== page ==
Used Class 8 Prices Down 16% Year-Over-Year in January
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Used Class 8 truck sales in January decreased 12% month-over-month to 18,500 units from 21,100 units, ACT Research reported.
ACT’s report also showed sales fell 18.9% year-over-year from 22,800 units. The average price for a unit declined 7% month-over-month to $74,694 from $80,716 in December. The price decreased 16% year-over-year from $89,029.
The average mileage increased 8% to 459,000 from 424,000. The average age for a used truck was up 1%.
“Same-dealer Class 8 retail truck sales saw a second month of sequential gain,” said Steve Tam, vice president at ACT Research. “Sales typically see a moderate decrease (7%) in January, so the increase was a departure from seasonality. However, expectations called for the disconnect. The assumption was based on strong new truck sales in November and December, which helped to relieve some of the pent-up demand the used truck market suffered through most of 2022.”
Rush Enterprises typically experiences a seasonal slowdown in used truck sales in January. Last year was different with the company hitting record sales. The months that followed also hit records until the trend peaked in March 2022. This year has been more in line with seasonal trends.
“In addition to the seasonal weakness, used truck values are continuing to depreciate at a faster than normal rate,” said Trey Golden, vice president of used truck sales at Rush Enterprises. “While we are carefully managing our used truck inventory during this period, we continue to trade for used trucks without limitations and have adequate used truck inventory to address all market segments.”
Golden believes the industry as a whole is working to bring used truck values down from the historically high numbers the prior two years given current market conditions. He noted that this year will see new truck OEMs returning to full production, which will increase both new and used truck supply in the market.
“Used trucks appreciating and depreciating faster than normal is not unusual at certain points in the truck supply-and-demand cycle; however, the increase in values in this cycle was much more extreme than normal,” Golden said. “We do have further to fall, but I believe we are getting toward the later innings of the correction game, and I do believe the accelerated depreciation rates will normalize by the third quarter of 2023.”
Ritchie Bros. Auctioneers didn’t start holding used truck auctions this year until February. The company receives most of its sales through auctions versus its online sales. This year doesn’t seem to be different with the company reporting that its first three auctions for the year were strong.
“Normally we see Q4 numbers carry over and there’s not a significant drop,” said Rob Slavin, senior pricing analyst at Ritchie Bros. “We’ve seen very strong results from those first three sales, much in line with what we saw in Q4. Maybe actually in some cases a little bit higher. So in, let’s say Q2 and Q3, we saw some significant drops from what we were collecting in Q1.”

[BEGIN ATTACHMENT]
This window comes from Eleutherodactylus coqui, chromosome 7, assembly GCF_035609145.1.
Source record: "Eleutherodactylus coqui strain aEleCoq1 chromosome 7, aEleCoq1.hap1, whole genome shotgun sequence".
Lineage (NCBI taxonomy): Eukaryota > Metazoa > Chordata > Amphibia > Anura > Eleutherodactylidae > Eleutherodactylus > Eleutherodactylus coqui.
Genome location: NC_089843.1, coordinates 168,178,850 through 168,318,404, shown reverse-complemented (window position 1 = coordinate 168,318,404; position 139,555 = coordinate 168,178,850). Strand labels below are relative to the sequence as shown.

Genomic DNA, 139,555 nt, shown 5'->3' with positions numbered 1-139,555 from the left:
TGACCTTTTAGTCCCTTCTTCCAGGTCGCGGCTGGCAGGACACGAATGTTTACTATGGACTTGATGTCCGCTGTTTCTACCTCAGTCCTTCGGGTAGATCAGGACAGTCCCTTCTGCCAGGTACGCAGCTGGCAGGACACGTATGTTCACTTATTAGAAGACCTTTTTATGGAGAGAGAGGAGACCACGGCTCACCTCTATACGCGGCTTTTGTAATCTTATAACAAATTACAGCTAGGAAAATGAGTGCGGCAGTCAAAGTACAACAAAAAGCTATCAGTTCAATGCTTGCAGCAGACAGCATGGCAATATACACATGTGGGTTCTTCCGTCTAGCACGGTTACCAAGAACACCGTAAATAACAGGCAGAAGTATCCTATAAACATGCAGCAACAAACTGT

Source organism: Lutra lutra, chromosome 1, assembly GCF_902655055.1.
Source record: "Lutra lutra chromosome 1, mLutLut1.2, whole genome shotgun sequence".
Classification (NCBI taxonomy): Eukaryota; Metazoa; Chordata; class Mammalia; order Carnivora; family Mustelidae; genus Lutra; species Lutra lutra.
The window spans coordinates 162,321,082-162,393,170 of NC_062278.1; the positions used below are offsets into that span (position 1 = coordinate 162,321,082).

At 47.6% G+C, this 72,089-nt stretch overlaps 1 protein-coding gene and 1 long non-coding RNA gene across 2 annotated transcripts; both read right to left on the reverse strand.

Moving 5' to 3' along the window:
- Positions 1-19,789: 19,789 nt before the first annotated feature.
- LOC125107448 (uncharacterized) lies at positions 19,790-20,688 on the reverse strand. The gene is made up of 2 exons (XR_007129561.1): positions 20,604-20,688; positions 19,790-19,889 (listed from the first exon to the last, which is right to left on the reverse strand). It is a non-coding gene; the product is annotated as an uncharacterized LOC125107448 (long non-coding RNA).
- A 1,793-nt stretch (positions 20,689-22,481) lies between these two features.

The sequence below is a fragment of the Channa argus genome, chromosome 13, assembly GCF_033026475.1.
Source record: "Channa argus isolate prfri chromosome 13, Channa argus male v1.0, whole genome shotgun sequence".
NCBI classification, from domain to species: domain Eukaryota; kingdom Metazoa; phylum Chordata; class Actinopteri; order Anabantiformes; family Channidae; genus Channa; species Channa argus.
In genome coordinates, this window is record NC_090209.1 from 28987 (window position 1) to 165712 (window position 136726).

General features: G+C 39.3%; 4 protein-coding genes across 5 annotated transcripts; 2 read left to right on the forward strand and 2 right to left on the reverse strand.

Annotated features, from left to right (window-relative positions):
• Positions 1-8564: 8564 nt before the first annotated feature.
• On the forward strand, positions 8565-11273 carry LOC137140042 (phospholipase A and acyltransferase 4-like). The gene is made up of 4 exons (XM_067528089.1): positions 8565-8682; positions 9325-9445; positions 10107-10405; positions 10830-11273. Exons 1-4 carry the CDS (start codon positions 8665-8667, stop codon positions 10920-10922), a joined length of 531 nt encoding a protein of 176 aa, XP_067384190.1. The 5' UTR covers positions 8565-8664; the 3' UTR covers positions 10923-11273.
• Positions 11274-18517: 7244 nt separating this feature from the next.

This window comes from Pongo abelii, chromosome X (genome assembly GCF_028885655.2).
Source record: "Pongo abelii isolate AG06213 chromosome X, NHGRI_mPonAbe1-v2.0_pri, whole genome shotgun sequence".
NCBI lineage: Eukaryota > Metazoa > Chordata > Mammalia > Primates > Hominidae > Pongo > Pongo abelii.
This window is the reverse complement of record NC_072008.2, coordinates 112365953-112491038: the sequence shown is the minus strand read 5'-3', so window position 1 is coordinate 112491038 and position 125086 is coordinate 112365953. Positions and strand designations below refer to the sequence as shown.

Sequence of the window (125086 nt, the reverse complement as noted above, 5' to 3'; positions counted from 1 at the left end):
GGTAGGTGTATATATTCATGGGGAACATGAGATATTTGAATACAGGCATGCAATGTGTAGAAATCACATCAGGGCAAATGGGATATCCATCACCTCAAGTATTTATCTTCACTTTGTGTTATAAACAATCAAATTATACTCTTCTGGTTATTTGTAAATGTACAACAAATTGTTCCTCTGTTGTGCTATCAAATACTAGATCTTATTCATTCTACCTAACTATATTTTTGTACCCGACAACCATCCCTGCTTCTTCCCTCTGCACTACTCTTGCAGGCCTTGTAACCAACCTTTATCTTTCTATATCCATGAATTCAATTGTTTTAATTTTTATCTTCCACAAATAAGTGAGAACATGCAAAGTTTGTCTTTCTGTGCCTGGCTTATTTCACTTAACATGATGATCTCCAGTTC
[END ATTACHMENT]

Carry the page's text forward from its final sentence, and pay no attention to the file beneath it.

Slavin noted that when the coronavirus first hit, a lot of fleets started preparing their trucks for auction or resale. The sudden supply chain disruptions and change in consumer trends brought with them a fall in freight demand. But as the pandemic progressed, that changed. He noted the year returned to a more normalized market by the end. But then sales increased even further.
“We started to see numbers go up and they went up like we’ve never seen before,” Slavin said. “Q1 of 2022, we reached a point in the market where certain age trucks and certain mile units were up 150% from where they were selling at Q4 2020, which Q4 2020 was kind of a normalized market.”
Slavin noted the new truck market has a huge impact on what the used truck market does. He added that a very lean year in new truck sales is probably going to result in residual high sale prices at the dealership and auction levels.
“I don’t ever expect to see the kind of numbers that we received in Q1 of 2022,” Slavin said. “It took 30 years for me to see what I just saw. I don’t think I’ll ever see it in my career again.”
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Slavin expects more equipment to be hitting the lots than in the last couple of years. Truck manufacturers struggled to keep up with demand the last couple of years because of constraints and parts shortages. But they have made progress working through that. Slavin is also anticipating a lot of repossessions from people who bought trucks when the spot market was very active now that rates are down.
“I think those people were paying a considerable amount for the trucks, and diesel has gone up,” Slavin said. “So, there’s a lot of factors that play into this oversupply that I think we’re going to see hitting our lots from a used truck standpoint.”